This guy’s linked to YouTube hosted videos of the openings from many Saturday morning cartoons. Some of these are my favorites… like…
Flash Gordon, which was just released to DVD:
I know the harsh announcer and sounds seem cheesy, but the art for this show is extremely good for a Saturday morning cartoon in 1979. (I love that lighting special effect behind Ming the Merciless; yeah, it was overused later in the 1980s but that’s because it’s cool.)
Really, the Norm Prescott/Lou Scheimer adventure cartoons like Tarzan, Zorro and The Lone Ranger (When are THOSE out on DVD?) tended to have great visual quality. Okay, maybe not Gilligan’s Planet so much, but check out the intro for another cartoon I loved as a kid: Space Sentinels! (ALSO new to DVD!)
OH MAN! Moe looks very, very similar to the robot I used in “Enigma In Outer Space”, J.O.S.E. No, it wasn’t even a subconscious thing, because J.O.S.E. was designed by Phil Meadows and I’d completely forgotten about the robot on this show. All I can remember of Space Sentinels was the spaceship at the bottom of the volcano and the “wochita wochita” incidental guitar music.
Back to the ones on his list. For years, I’ve tried to figure out what was so great about “Inspector Gadget” aside from Don Adams supplying the voice. In rewatching the titles, I think I figured it out: the show is so much more animated than the standard Saturday morning limited animation of the time! Am I right, or is it just that the titles have more animation than the rest of the show?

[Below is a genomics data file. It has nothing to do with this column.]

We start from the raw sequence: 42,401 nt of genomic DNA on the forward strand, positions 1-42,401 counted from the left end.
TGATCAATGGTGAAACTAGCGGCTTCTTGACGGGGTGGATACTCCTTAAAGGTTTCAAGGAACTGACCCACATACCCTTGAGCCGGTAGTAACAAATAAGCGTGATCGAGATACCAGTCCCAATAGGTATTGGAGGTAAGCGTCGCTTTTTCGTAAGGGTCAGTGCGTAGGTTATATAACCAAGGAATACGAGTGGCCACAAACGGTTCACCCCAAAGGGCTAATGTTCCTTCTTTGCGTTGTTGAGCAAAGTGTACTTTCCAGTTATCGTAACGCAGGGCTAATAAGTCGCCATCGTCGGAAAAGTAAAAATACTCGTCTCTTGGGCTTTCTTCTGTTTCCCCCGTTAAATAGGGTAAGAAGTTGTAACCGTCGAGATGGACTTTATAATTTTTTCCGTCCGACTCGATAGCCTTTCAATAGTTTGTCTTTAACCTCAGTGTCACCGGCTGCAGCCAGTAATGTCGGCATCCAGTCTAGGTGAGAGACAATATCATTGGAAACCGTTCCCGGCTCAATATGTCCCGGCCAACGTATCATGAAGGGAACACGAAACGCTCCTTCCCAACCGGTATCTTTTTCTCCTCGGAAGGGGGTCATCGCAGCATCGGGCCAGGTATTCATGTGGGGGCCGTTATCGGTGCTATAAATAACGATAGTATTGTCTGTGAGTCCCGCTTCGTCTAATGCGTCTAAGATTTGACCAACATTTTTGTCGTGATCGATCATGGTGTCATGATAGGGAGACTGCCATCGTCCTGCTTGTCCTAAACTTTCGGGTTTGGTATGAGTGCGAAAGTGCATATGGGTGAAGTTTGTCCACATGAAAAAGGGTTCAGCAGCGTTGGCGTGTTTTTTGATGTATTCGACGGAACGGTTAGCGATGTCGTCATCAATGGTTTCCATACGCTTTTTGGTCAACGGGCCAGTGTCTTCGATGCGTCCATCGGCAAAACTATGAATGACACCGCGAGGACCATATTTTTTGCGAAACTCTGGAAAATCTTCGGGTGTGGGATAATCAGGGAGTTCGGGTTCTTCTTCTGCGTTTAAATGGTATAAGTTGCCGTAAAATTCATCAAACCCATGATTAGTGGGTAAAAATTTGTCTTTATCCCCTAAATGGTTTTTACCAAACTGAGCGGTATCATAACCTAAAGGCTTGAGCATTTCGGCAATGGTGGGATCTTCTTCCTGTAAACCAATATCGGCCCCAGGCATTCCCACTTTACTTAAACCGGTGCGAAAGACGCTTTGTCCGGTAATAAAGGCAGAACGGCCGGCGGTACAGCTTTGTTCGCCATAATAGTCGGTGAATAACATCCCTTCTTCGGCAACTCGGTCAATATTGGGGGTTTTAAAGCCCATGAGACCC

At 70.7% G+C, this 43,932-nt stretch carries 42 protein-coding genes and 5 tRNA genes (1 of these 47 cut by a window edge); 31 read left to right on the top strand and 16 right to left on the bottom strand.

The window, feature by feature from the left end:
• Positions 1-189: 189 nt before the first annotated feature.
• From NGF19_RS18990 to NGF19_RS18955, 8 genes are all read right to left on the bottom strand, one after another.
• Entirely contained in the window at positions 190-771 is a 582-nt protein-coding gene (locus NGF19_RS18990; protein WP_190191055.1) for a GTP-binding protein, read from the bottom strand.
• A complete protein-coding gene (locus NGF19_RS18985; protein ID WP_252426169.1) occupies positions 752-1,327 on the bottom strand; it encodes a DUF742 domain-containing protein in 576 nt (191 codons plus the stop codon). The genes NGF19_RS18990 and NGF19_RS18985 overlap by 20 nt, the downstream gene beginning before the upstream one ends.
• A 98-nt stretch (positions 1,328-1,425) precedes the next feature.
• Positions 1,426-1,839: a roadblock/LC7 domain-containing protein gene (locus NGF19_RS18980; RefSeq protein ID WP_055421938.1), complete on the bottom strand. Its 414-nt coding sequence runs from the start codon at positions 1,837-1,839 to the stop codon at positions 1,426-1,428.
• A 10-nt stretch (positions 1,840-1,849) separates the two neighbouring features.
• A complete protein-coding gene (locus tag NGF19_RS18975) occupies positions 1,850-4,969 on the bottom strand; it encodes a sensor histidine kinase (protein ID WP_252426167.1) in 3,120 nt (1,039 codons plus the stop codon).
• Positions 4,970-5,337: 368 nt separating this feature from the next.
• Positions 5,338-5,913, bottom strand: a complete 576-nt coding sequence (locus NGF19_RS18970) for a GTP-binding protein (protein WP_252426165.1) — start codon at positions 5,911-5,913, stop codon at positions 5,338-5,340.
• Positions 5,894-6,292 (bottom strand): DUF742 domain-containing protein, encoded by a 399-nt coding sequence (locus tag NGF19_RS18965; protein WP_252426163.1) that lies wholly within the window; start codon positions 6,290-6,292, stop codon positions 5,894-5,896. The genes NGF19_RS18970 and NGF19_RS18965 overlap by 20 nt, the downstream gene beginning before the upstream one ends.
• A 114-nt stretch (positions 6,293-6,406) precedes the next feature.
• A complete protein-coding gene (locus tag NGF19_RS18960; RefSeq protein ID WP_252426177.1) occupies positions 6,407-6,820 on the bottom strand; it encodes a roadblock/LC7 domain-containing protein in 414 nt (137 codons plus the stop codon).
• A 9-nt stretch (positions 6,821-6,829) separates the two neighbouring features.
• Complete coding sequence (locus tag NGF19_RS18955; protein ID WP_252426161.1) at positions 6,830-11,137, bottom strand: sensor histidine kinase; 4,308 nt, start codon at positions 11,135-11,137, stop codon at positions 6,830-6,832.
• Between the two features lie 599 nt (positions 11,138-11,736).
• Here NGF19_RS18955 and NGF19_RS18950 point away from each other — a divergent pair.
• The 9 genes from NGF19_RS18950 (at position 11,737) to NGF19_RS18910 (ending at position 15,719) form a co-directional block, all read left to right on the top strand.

If you want to look at a really overwrought opener for a show, try Shazam! The announcer goes into verbose detail about the premise…when it’s a concept so easy to figure out that it really doesn’t need this much setup. I think the cartoons of the time just liked being able to use up 90 seconds out of the half hour they needed to fill by going overlong on the opening. As a kid, of course, I never thought about things like animation cheats, where the animators fill as much time as possible with long intros, long endings and lengthy “power up” transformation sequences. Heck, “Battle of the Planets” used all three!
All right, I could go on all night, but I saved the best for last:
One of the all-time great opening themes. I’ve heard barbershop quartets performing this in the years since this left the air.
The episodes are actually all on YouTube! I guess that will do until someone wises up and releases a good copy of it on DVD. Here’s my favorite episode in its entirety: “Don’t Touch That Dial”
“I can feel my I.Q. dropping by the minute!”
I still can’t believe they said, “There’s nothing under here but a neck and some tendons,” in 1987!